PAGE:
Predictive equations to estimate resting metabolic rate (RMR) are often used in dietary counseling and by online apps to set energy intake goals for weight loss. It is critical to know whether such equations are appropriate for those susceptible to obesity. We measured RMR by indirect calorimetry after an overnight fast in 26 obesity susceptible (OSI) and 30 obesity resistant (ORI) individuals, identified using a simple 6-item screening tool. Predicted RMR was calculated using the FAO/WHO/UNU (Food and Agricultural Organisation/World Health Organisation/United Nations University), Oxford and Miflin-St Jeor equations. Absolute measured RMR did not differ significantly between OSI versus ORI (6339 vs. 5893 kJ·d-1, p = 0.313). All three prediction equations over-estimated RMR for both OSI and ORI when measured RMR was ≤5000 kJ·d-1. For measured RMR ≤7000 kJ·d-1 there was statistically significant evidence that the equations overestimate RMR to a greater extent for those classified as obesity susceptible with biases ranging between around 10% to nearly 30% depending on the equation. The use of prediction equations may overestimate RMR and energy requirements particularly in those who self-identify as being susceptible to obesity, which has implications for effective weight management.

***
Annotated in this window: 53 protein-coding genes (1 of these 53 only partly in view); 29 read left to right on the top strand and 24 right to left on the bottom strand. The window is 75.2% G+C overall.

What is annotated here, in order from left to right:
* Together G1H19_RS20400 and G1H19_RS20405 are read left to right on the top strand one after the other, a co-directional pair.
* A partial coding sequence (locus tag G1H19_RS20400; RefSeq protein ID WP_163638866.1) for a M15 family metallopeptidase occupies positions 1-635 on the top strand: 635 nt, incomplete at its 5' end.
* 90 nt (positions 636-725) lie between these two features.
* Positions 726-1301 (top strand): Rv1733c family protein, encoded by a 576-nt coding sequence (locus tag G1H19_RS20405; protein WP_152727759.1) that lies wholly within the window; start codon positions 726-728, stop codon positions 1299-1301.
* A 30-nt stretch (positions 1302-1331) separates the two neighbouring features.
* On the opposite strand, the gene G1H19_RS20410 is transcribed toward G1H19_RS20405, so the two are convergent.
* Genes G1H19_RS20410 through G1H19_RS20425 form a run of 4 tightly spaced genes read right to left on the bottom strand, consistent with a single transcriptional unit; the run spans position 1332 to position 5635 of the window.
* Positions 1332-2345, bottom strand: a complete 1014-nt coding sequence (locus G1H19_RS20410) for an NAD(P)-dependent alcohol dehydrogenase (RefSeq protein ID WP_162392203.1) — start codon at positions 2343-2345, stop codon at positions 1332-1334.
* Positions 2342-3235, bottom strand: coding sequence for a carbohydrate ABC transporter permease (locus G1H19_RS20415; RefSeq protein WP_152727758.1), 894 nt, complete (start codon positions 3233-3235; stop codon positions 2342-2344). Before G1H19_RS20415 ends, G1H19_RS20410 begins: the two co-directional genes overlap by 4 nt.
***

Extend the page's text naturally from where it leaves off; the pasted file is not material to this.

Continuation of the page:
Keywords: RMR prediction equations; indirect calorimetry; obesity resistance; obesity susceptibility; resting metabolic rate.